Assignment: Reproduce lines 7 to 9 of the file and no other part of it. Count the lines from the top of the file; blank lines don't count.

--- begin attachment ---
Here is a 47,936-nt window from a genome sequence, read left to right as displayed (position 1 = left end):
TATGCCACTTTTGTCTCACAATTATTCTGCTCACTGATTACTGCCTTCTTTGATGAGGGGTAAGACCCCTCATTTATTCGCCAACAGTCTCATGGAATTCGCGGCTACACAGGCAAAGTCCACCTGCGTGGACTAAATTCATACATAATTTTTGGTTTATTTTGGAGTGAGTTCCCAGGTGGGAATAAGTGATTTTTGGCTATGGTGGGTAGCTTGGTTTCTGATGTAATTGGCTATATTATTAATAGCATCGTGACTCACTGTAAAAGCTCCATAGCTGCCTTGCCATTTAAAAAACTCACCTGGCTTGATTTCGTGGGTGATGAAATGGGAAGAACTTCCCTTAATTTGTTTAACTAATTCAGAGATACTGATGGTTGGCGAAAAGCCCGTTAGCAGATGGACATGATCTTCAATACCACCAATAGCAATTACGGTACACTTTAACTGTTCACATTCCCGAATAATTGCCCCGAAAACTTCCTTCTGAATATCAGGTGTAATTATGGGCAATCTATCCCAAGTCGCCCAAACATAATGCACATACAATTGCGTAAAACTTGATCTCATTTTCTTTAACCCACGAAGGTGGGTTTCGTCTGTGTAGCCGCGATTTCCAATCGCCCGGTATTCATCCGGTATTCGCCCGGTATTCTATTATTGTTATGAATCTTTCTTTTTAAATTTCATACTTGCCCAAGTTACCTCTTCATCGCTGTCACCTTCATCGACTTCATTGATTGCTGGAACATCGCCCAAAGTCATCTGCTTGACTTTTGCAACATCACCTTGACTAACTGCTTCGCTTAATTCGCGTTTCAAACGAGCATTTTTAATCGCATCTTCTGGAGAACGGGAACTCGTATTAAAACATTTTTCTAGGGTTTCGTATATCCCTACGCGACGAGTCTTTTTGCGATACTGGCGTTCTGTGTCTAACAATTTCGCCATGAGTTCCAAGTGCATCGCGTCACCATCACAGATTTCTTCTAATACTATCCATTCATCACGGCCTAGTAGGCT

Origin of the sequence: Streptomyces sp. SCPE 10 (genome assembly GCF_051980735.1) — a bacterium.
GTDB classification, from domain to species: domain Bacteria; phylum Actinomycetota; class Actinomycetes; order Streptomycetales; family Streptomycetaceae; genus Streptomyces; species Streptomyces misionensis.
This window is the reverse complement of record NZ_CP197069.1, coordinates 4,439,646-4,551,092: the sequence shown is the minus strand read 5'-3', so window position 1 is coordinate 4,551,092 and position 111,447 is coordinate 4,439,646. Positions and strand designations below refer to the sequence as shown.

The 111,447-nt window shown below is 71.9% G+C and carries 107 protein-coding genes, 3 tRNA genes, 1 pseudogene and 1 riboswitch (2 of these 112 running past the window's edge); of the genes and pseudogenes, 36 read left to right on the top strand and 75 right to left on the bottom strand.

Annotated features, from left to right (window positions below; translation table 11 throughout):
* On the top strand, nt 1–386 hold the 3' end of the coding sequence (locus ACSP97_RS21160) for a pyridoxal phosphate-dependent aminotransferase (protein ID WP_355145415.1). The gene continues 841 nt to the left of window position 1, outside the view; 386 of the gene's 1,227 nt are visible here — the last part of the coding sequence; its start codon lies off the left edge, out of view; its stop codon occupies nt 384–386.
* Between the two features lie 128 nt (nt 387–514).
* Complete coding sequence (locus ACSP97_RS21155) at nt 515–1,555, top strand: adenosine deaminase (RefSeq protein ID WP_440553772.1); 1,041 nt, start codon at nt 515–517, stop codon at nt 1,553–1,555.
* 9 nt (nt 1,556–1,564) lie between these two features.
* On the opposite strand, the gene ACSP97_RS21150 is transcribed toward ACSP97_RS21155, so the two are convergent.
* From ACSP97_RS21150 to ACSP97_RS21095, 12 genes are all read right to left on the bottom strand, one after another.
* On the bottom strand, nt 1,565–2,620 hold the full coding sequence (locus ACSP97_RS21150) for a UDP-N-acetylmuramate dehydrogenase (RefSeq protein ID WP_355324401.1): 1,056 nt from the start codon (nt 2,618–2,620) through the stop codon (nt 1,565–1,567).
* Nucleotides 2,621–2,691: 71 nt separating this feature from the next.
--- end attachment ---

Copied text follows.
Annotated features, from left to right (window positions below; translation table 11 throughout):
* On the top strand, nt 1–386 hold the 3' end of the coding sequence (locus ACSP97_RS21160) for a pyridoxal phosphate-dependent aminotransferase (protein ID WP_355145415.1). The gene continues 841 nt to the left of window position 1, outside the view; 386 of the gene's 1,227 nt are visible here — the last part of the coding sequence; its start codon lies off the left edge, out of view; its stop codon occupies nt 384–386.
* Between the two features lie 128 nt (nt 387–514).